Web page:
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Review: ‘Puppet Master: The Littlest Reich’ raises game of venerable horror franchise

Review: ‘Puppet Master: The Littlest Reich’ raises game of venerable horror franchise
Thomas Lennon and the puppet Blade in the movie "Puppet Master: The Littlest Reich." (Braulio Ramirez / RLJE Films)

The long-running “Puppet Master” series may not be as well-known as “Halloween” or “Friday the 13th,” but for nearly 30 years, it’s been entertaining splatter buffs with one simple, silly premise: What if a bunch of creepy-looking little toys started murdering humans?

For the most part, the “Puppet Master” saga has played out in cheap, convoluted straight-to-video productions, but “Puppet Master: The Littlest Reich” ups the series’ craft-level considerably, rebooting the franchise with the help of “Bone Tomahawk” and “Brawl in Cell Block 99” screenwriter S. Craig Zahler.

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Thomas Lennon stars as Edgar, a comic book artist who sees a business opportunity at a convention dedicated to André Toulon (Udo Kier), who in this “Puppet Master” iteration is a Nazi, notorious for his crime-spree and his miniature marauders. Edgar happens to have inherited a Toulon original: a “Blade” doll he hopes to sell to one of the conventioneers.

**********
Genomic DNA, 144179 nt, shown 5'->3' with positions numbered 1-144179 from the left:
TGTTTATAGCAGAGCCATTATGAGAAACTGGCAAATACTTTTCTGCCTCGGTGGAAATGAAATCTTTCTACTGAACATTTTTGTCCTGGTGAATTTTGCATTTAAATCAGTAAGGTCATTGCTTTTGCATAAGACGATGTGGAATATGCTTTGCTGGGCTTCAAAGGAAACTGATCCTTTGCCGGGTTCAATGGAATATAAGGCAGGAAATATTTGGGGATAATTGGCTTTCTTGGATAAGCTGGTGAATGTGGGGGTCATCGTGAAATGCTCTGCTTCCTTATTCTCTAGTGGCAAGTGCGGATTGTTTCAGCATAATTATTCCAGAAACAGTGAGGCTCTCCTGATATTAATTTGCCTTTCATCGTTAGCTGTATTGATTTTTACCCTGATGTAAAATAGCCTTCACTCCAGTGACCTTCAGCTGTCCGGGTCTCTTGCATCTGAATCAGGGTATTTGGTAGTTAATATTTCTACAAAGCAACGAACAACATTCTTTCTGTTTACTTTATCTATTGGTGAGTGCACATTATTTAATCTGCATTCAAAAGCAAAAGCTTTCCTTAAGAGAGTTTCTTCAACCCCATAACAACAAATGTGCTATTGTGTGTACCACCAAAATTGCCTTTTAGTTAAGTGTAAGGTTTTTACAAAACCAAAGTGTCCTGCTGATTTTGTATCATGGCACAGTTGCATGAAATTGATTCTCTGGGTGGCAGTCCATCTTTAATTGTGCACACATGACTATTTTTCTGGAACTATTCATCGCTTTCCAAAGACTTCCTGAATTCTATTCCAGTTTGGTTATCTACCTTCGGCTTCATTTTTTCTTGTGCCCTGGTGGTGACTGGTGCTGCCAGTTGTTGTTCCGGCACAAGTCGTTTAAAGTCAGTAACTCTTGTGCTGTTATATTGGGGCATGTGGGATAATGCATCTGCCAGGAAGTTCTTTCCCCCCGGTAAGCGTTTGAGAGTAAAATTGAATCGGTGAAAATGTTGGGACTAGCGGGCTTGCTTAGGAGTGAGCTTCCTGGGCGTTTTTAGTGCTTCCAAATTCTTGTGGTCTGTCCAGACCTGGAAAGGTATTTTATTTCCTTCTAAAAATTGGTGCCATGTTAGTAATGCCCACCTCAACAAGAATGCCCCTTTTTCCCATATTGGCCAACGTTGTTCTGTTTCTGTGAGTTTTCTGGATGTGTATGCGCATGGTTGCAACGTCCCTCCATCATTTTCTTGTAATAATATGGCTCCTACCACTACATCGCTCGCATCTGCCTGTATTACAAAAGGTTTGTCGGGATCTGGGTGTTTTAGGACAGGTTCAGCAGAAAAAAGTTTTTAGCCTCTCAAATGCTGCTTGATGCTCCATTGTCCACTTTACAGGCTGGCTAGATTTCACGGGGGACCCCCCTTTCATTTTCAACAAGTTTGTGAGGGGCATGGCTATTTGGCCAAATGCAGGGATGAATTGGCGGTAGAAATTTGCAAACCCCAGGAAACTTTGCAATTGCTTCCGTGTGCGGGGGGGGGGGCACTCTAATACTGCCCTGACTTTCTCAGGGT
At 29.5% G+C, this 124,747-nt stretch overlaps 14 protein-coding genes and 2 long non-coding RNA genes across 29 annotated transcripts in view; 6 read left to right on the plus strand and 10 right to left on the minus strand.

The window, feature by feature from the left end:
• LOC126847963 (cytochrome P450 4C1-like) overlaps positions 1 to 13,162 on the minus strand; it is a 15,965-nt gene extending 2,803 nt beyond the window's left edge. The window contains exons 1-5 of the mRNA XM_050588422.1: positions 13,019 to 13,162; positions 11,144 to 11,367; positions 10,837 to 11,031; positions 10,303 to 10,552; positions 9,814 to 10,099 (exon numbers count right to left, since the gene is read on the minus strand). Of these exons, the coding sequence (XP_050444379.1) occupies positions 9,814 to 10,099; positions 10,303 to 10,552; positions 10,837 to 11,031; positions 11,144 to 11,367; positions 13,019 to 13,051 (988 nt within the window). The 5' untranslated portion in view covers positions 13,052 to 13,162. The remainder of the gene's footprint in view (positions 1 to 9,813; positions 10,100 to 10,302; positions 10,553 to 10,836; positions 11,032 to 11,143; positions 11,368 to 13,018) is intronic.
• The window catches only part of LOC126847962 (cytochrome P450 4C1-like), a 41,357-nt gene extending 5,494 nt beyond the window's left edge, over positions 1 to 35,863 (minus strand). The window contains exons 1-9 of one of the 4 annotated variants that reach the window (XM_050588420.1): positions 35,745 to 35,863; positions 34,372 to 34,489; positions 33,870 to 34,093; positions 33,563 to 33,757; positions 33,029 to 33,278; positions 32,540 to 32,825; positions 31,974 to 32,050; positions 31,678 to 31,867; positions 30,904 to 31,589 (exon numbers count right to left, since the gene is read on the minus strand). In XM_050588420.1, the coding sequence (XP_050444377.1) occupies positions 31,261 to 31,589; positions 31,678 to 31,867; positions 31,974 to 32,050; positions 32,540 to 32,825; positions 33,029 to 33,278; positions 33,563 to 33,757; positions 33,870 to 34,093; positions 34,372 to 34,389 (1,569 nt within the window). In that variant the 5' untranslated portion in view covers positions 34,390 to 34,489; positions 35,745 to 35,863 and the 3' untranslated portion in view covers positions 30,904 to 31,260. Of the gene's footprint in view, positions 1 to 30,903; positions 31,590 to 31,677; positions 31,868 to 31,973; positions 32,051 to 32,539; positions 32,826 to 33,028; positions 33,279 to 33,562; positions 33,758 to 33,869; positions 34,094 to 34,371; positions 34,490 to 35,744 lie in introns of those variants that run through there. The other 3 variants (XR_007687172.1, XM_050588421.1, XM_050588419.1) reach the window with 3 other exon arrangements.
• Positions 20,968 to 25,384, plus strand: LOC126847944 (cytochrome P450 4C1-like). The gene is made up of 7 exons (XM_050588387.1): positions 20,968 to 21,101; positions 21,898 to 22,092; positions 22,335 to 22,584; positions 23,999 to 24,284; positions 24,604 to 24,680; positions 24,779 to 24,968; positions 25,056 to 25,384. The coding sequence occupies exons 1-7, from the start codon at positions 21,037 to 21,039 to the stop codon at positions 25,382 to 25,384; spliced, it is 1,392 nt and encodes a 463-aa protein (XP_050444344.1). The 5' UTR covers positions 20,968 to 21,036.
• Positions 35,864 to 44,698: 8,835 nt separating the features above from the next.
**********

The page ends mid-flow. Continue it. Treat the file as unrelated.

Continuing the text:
Zahler doesn’t burden co-directors Sonny Laguna and Tommy Wiklund with much plot. After Edgar and his buddy Markowitz (Nelson Franklin) arrive at the Toulon-fest, the attendees’ puppets start disappearing. Soon, the killing starts. The film follows a formula: Introduce eccentric characters, then slaughter them in appropriately disgusting ways.

Between the punchy dialogue, the skilled cast (some comic actors, some genre stalwarts) and the impressive animation, “The Littlest Reich” is good, sick fun. It’s got puppets, it’s got gore. Who could ask for anything more?

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‘Puppet Master: The Littlest Reich’

Not rated

Running time: 1 hour, 24 minutes

Playing: Starts Aug. 17, Laemmle Monica Film Center, Santa Monica

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